I'm starting to learn modal logic and there is something that's bothering my mind for a while.
we know from deduction theorem that $((\vdash q) \rightarrow (\vdash p)) \Leftrightarrow(\vdash (q \rightarrow p))$
and also from soundness we know that $\vdash\Box q \rightarrow \vdash q$
so here's my problem, why can't we deduce that $\vdash \Box q\rightarrow q$ if we do that with lob's theorem ($\vdash(\Box q \rightarrow q) \leftrightarrow \vdash q$) we can contravene second incompleteness so it is a wrong thing to do but why ? don't we proof all these sentences in meta so what's the difference ?

  • $\begingroup$ Please insert some parentheses, or better still, a lot of them. The formulas are unreadable. $\endgroup$ Apr 20, 2022 at 13:40
  • $\begingroup$ @AndrejBauer sorry i guess it's fixed now. $\endgroup$ Apr 20, 2022 at 18:28

1 Answer 1


We know from deduction theorem that $(\vdash q\rightarrow\vdash p)\iff (\vdash p\rightarrow q)$

This is false. If $\not\vdash q$ then the clause $(\vdash q)\rightarrow(\vdash p)$ (re-parenthesized for clarity) is vacuously true, regardless of what $p$ is. So just take $q$ to be some independent sentence and set $p=\neg q$; we trivially have $\not\vdash p\rightarrow q$ but $(\vdash q)\rightarrow(\vdash p)$, a counterexample to your claim.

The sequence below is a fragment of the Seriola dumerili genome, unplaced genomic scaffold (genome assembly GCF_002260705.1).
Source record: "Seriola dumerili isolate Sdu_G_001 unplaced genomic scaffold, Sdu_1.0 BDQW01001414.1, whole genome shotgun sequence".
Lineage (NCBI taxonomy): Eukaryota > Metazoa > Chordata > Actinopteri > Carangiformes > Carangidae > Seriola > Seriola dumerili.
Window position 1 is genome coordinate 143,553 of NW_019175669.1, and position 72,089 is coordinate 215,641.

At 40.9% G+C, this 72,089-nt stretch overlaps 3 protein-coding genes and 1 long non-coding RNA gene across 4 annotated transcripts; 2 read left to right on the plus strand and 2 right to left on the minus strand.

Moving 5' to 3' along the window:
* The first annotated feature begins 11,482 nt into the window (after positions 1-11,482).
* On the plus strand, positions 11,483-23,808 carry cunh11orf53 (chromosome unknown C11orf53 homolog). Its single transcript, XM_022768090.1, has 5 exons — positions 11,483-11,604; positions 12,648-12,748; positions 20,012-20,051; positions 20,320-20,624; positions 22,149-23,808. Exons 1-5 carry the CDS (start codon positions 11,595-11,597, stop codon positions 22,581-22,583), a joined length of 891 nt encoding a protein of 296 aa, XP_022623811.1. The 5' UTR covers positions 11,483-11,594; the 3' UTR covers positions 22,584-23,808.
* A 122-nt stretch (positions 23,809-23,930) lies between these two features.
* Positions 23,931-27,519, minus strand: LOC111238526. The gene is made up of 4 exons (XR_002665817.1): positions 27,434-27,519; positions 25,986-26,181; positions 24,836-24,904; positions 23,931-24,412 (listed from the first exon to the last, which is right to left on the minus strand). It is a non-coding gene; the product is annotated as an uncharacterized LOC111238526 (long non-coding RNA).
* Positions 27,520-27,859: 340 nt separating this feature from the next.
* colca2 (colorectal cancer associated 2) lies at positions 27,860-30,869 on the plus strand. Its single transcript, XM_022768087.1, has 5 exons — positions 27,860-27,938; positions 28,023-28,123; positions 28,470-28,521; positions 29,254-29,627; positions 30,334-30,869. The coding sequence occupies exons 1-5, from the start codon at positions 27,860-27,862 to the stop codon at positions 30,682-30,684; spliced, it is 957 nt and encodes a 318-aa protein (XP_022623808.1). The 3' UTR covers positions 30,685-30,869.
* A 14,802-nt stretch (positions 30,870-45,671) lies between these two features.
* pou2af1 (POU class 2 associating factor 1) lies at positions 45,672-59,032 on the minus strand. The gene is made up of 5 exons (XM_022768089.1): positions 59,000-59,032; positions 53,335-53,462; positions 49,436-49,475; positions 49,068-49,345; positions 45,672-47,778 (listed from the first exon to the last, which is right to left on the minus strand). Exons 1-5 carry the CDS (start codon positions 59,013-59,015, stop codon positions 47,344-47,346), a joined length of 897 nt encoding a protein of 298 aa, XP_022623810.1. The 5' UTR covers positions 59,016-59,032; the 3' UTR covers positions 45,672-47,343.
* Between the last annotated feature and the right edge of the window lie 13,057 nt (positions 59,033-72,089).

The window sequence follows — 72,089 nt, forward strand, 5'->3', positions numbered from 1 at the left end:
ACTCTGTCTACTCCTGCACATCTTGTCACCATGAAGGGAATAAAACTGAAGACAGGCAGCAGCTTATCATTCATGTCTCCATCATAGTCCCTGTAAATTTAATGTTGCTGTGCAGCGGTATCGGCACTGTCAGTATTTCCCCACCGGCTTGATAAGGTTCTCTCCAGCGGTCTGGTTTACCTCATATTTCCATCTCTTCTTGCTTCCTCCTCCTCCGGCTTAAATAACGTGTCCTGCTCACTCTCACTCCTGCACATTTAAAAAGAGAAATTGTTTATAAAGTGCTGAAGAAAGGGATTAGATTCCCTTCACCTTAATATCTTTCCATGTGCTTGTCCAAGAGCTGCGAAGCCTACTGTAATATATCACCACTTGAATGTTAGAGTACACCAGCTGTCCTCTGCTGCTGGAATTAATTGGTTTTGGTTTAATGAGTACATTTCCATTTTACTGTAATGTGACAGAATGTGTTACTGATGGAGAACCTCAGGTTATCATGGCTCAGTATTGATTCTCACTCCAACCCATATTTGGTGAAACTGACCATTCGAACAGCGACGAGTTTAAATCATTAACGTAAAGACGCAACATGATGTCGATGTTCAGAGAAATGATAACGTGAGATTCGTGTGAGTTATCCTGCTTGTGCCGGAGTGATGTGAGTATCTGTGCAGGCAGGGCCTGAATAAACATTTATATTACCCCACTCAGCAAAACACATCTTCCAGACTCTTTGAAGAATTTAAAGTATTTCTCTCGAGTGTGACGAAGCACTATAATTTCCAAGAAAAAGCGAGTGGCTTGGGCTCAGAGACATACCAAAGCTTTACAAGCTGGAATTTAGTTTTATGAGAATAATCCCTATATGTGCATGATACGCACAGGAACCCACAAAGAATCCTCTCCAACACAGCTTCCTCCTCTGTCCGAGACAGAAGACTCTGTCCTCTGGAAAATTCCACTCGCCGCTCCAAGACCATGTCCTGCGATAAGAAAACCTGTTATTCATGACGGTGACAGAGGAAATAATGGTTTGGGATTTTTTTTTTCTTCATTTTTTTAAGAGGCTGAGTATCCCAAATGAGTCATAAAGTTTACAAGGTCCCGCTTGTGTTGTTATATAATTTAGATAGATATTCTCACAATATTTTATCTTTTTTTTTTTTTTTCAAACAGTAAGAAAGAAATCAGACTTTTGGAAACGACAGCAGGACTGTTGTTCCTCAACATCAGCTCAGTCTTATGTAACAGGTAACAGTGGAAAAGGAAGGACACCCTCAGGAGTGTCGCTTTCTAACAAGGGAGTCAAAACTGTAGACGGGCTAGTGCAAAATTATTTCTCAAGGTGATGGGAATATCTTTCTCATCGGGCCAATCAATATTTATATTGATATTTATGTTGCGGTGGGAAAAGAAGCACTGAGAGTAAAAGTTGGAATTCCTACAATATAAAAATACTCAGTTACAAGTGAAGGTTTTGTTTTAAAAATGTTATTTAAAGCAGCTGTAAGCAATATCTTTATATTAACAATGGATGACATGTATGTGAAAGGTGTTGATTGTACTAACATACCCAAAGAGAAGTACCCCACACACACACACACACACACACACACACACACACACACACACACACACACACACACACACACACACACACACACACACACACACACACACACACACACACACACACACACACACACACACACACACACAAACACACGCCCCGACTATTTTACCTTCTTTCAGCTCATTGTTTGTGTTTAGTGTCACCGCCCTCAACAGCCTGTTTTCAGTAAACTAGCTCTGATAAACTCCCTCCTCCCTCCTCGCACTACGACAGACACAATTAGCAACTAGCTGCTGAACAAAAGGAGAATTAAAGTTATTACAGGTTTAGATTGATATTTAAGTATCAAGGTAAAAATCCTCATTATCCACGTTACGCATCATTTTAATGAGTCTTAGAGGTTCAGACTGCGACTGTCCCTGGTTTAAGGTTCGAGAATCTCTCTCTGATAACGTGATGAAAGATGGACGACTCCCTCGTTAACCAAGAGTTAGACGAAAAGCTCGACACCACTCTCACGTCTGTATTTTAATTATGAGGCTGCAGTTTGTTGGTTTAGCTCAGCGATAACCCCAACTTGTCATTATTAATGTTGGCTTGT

The issue is with your interpretation of the deduction theorem. The deduction theorem says $$\{p\}\vdash q\quad\iff\quad\vdash p\rightarrow q,$$ or more generally $$T\cup\{p\}\vdash q\quad\iff\quad T\vdash p\rightarrow q,$$ but that's very different from what you've written. In particular, the deduction theorem manipulates individual sequents (turning "$\{p\}\vdash q$" into "$\vdash p\rightarrow q$" or similar) rather than hypothetical comparisons of different sequents (such as your "$(\vdash q)\rightarrow(\vdash p)$").

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    $\begingroup$ this really cleared up my mind thanks, i wrote my interpretation wrong at first and i fixed it now but i got your point i guess. $\endgroup$ Apr 20, 2022 at 22:54
  • $\begingroup$ i just found out wrote my interpretation wrong at first and i fixed it now but i got your point i guess. my problem was that if $\vdash q$ is correct and we can deduce $\vdash p$ from that then $\{q\} \rightarrow p$ is correct too. but i guess $\vdash q \rightarrow \vdash p$ has nothing to with ${q} \rightarrow p$ because $\vdash p$ might be related to other sentences in our logic and it certainly is in case of soundness. $\endgroup$ Apr 20, 2022 at 23:01

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